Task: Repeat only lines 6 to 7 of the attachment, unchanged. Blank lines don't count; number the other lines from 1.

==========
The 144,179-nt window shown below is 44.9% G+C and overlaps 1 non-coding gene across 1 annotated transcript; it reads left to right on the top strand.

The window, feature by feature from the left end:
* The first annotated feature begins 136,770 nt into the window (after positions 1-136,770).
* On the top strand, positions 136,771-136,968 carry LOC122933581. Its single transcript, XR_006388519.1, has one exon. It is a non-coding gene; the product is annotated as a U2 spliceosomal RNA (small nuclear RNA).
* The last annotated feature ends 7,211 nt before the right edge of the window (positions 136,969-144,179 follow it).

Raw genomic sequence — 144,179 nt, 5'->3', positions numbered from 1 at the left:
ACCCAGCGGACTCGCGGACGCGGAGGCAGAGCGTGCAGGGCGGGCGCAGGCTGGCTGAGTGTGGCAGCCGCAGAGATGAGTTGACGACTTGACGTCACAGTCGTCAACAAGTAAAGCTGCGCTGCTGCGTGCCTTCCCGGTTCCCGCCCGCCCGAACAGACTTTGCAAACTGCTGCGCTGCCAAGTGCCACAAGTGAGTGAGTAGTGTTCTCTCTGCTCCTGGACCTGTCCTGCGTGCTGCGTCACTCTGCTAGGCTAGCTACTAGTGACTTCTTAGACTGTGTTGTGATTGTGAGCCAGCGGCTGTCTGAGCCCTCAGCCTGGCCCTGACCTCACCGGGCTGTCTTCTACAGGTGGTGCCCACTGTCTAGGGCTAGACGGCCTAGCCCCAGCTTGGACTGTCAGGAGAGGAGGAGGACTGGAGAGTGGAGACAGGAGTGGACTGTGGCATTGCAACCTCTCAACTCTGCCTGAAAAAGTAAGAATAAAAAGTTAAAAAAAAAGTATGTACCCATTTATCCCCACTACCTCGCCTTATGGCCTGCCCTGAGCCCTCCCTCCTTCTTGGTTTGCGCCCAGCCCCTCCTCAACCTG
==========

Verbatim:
Raw genomic sequence — 144,179 nt, 5'->3', positions numbered from 1 at the left:
ACCCAGCGGACTCGCGGACGCGGAGGCAGAGCGTGCAGGGCGGGCGCAGGCTGGCTGAGTGTGGCAGCCGCAGAGATGAGTTGACGACTTGACGTCACAGTCGTCAACAAGTAAAGCTGCGCTGCTGCGTGCCTTCCCGGTTCCCGCCCGCCCGAACAGACTTTGCAAACTGCTGCGCTGCCAAGTGCCACAAGTGAGTGAGTAGTGTTCTCTCTGCTCCTGGACCTGTCCTGCGTGCTGCGTCACTCTGCTAGGCTAGCTACTAGTGACTTCTTAGACTGTGTTGTGATTGTGAGCCAGCGGCTGTCTGAGCCCTCAGCCTGGCCCTGACCTCACCGGGCTGTCTTCTACAGGTGGTGCCCACTGTCTAGGGCTAGACGGCCTAGCCCCAGCTTGGACTGTCAGGAGAGGAGGAGGACTGGAGAGTGGAGACAGGAGTGGACTGTGGCATTGCAACCTCTCAACTCTGCCTGAAAAAGTAAGAATAAAAAGTTAAAAAAAAAGTATGTACCCATTTATCCCCACTACCTCGCCTTATGGCCTGCCCTGAGCCCTCCCTCCTTCTTGGTTTGCGCCCAGCCCCTCCTCAACCTG